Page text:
With local and international film festivals having to postpone or outright cancel their 2020 programmes, some undeterrable clever clogs are finding ingenious ways of keeping their festivals open to the public.
Falling into that category are the organisers of Berlin Revolution Film Festival (formerly known as Berlin Experimental), who champion the very best of unconventional and underground films from all over the world. Unlike the “postponed” (and frankly prudish, if you ask us) Cannes, who recently missed a trick by not agreeing to let YouPorn stream their full line-up, Berlin Revolution Film Festival are making the best of a bad situation. They’ve cleverly shaped their fourth edition as not only one of the first festivals to take place as a free online livestream, but also as a celebration that keeps us connected during these strange times
We strongly recommend you to join BRFF and this year’s jury, which includes Iranian-Irish avant-garde filmmaker Rouzbeh Rashidi and Canadian indie filmmaker Isiah Medina, on Saturday 4th (starting at 17:00) and Sunday 5th (16:00 onwards). The festival will be livestreamed for free on BRFF’s website and on the platform Twitch.tv. The Twitch option allows you to chat live as well as donate, and all of the funds generated from the Twitch livestream audience will go to the filmmakers participating in the programme.
On both sites, you’ll be able to watch the 50 films (mostly shorts, with three feature-length films) that make up their truly tempting line-up, as well as enjoy Q&As with the filmmakers, which will take place between the screening blocks.
Saturday’s programme consists of Shorts I – Through Our Eyes (18:00 – 19:30), including Irish filmmaker Luke Morgan’s “The Butterfly Love Song”, based on the award-winning short story by Seamus Scanlon, as well as two ghost stories from France and the UK: Yann Pichot’s “See My Ghost Passing”, which sees Lilith visited by the ghost of her lost love, and Ed Carter’s “Spring II”, about two women who encounter each other across dimensions, each perceiving the other as a ghost. Shorts II – Identity (20:00 – 21:30) and Shorts III – Life (22:00) follow, with the first day topped off by the screening of Enrique Bencomo’s feature film, Atacama. This 2020 feature sees a city slicker, a miner and an astronomer converge in the Atacama Desert; there, misery and ambition will lead them to dark places.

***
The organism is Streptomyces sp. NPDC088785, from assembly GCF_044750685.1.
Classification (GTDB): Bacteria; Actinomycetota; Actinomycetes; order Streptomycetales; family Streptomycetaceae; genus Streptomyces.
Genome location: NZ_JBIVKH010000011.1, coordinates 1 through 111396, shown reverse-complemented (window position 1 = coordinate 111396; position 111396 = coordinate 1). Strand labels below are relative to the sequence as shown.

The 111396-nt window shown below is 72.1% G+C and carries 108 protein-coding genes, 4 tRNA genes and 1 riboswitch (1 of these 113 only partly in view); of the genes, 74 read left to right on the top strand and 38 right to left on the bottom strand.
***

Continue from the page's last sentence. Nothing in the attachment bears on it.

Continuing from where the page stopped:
Sunday’s programme is equally as intriguing. The Carte Blanche Shorts I line-up starts at 16:00, comprising of six shorts followed by the feature-length gangster dramady Curtino Bros by Argentinian director Julián Reboratti. Shorts IV – The Journey (18:00 – 19:30) includes Joanna Mamede’s highly promising “Maybe Nymph”, a story inspired by the myth of Eco and Narcissus. It sees the Brazilian director explore the concept of ‘Antropofagia’ in order to incisively address the topic of lopsided relationships, whether they be between woman and man, or colonised and coloniser. Next up are the Carte Blanche Shorts II (20:00 – 21:30) and the Shorts V – One’s Nature (22:00) programmes, capped off by the festival closer: Colin Hickey’s Cork-set visual tone poem, “The Evening Redness In The South”.
As if that wasn’t enough to liven up your weekend, BRFF are making things interactive for their home-based fans with live voting for the Audience Award. Indeed, everyone watching on BRFF’s Twitch channel can vote for their favourite film, with the winner receiving a cash prize of €350. The closing ceremony takes place on Sunday night at 23:30.
You can check out the full globe-hopping programme on Berlin Revolutionary Film Festival’s website. Make sure you don’t miss out on a weekend of underground gems, and the opportunity to support this livestreamed festival alternative.